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PROBLEM STATEMENT: Consider the following 2-variable linear regression where the error $e_i$ 's are independently and identically distributed with mean $0$ and variance $1$;

$$y_i = α + β(x_i − \bar x) + e_i ,\ i = 1,2,...,n.$$

Let $\hat α$ and $ \hat β$ be ordinary least squares estimates of $α$ and $β$ respectively. What is the correlation coefficient between $\hat α$ and $\hat β$?


MY ATTEMPT: I use the standard optimization technique to minimize the sum of squares of the error terms. By differentiating by $\alpha$ and $\beta$, I find $$\hat \alpha = \bar y,\ \hat \beta = \frac{\sum x_iy_i-n\bar x\bar y}{\sum x_i^2 - n\bar x^2}.$$ I am stuck here. How do I use the fact that $e_i$'s are i.i.d in order to find the correlation coefficient between $\hat \alpha$ and $\hat \beta$? Firstly, I do not think I understand the problem correctly. In order to calculate the correlation coefficient, I must have a set of values of $\hat \alpha$s and $\hat \beta$s. The $e_i$'s are i.i.d random variables each having mean $0$ and variance $1$. Based on the different values that the different $e_i$s take, I solve the minimization problem every time and find that $\hat \alpha$ and $\hat \beta$ are only dependent on $x_i,y_i$ as above and hence always the same. How then do I find the correlation coefficient?

I have knowledge of only the definitions of elementary terms in the topic of regression, and I am self-studying this. I am sure the problem must have a very easy solution as it is meant to be solved in a few minutes with an extremely elementary knowledge of statistics.

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  • $\begingroup$ The covariance between regression coefficients is related to either their finite-sample or asymptotic distribution. Under a number of assumptions each of them is the bivariate normal with some covariance matrix. Given that covariance matrix you can calculate the corresponding correlation... $\endgroup$ – d.k.o. Jun 19 '15 at 6:07
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(Typically in linear regression we condition on $x_i$ and only regard $Y_i$ as random, so in what follows we treat each $x_i$ as constant.)

For this problem it's important to remember that $\text{Cov}(Y_i, Y_j) = 0$ whenever $i \neq j$, otherwise $\text{Cov}(Y_i, Y_i) = \text{Var}(Y_i) = 1$. Also recall that covariance is a linear operation, so for random variables $X, Y$ and $Z$ and constants $a$ and $b$ we can write $\text{Cov}(X, aY + bZ) = a \text{Cov}(X, Y) + b \text{Cov}(X, Z)$. Here is the calculation:

$$ \begin{align} \text{Cov} ( \hat{\alpha}, \hat{\beta}) &= \text{Cov} \left (\bar{Y}, \frac{ \sum_{i=1}^{n} x_i Y_i - n \bar{x} \bar{Y}}{ \sum_{i=1}^{n} x_i^2 - n \bar{x}^2} \right ) \\ &= \frac{1}{n (\sum_{i=1}^{n} x_i^2 - n \bar{x}^2)} \sum_{j=1}^{n} \text{Cov} \left (Y_j, \sum_{i=1}^{n} x_i Y_i - n \bar{x} \bar{Y} \right ) \\ &= \frac{1}{n (\sum_{i=1}^{n} x_i^2 - n \bar{x}^2)} \sum_{j=1}^{n} \left [ \sum_{i=1}^{n} x_i \text{Cov} \left ( Y_j, Y_i \right ) - n \bar{x} \text{Cov} \left ( Y_j, \bar{Y} \right ) \right ] \\ &= \frac{1}{n(\sum_{i=1}^{n} x_i^2 - n \bar{x}^2)} \sum_{j=1}^{n} \left [ x_j - \bar{x} \sum_{i=1}^{n} \text{Cov}(Y_j, Y_i) \right ] \\ &= \frac{1}{n(\sum_{i=1}^{n} x_i^2 - n \bar{x}^2)} \sum_{j=1}^{n} \left ( x_j - \bar{x} \right ) \\ &= 0 . \end{align} $$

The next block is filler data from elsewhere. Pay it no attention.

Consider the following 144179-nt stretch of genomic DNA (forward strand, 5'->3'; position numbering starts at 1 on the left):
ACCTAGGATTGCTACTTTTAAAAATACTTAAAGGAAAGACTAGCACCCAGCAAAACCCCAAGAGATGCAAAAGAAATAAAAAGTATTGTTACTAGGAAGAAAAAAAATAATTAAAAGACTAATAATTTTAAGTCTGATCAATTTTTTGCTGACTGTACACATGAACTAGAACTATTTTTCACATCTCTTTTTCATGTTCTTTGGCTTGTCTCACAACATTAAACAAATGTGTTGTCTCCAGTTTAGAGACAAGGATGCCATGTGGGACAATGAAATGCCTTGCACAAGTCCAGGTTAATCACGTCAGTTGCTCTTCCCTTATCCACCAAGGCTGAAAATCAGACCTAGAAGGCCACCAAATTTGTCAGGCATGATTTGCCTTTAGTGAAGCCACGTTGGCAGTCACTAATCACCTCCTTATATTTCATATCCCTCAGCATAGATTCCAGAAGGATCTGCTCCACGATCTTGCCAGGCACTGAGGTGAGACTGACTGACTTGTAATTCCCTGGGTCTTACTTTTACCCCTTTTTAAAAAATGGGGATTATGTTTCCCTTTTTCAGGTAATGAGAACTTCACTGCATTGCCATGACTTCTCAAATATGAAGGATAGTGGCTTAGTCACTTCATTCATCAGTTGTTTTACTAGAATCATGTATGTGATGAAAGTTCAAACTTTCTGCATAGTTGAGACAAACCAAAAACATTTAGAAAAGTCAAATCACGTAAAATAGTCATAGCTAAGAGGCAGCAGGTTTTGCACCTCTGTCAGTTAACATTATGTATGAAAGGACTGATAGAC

which means the regression coefficients are uncorrelated. (This happens whenever the predictors have been centered by subtracting off their mean.)

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Let's see if some cleaner notation can capture the gist of it. Define:

$$ J=\begin{bmatrix} y_1\\ y_2\\ \vdots \\ y_n\\ \end{bmatrix},\space J=\begin{bmatrix} 1\\ 1\\ \vdots \\ 1\\ \end{bmatrix},\space X=\begin{bmatrix} x_1-\bar{x}\\ x_2-\bar{x}\\ \vdots \\ x_n-\bar{x}\\ \end{bmatrix} $$

Please note the key here is $J\perp X$ - can't emphasize this enough.

Therefore, we have $\hat{\alpha}=(J^\intercal J)^{-1}J^{\intercal}Y$, $\hat{\beta}=(X^\intercal X)^{-1}X^{\intercal}Y$. So,

$$ \begin{align*} Cov(\hat{\alpha},\hat{\beta}) &=(J^\intercal J)^{-1}J^{\intercal}\space Cov(Y, Y)\space X(X^\intercal X)^{-1}\\ &=(J^\intercal J)^{-1}J^{\intercal}\space\sigma^2I\space X(X^\intercal X)^{-1}\\ &=\sigma^2(J^\intercal J)^{-1}(J^\intercal X)(X^\intercal X)^{-1}\\ &=0 \space\space\space (Again, J\perp X) \end{align*} $$

From this, we can draw a more general conclusion:

In linear regression $Y=X_1\beta_1+X_2\beta_2+\epsilon$, we have $\hat{\beta}_1\perp\hat{\beta}_2$ if $X_1\perp X_2$.

Even more general, let $\Sigma=Cov(\epsilon)$ be a general positive definite matrix. In a inner product space defined by $<u,v>=u^\intercal\Sigma v$, the above conclusion still stands, i.e. we have $\hat{\beta}_1^{\intercal}\Sigma \hat{\beta}_2=0$ if $X_1^{\intercal}\Sigma X_2=0$.

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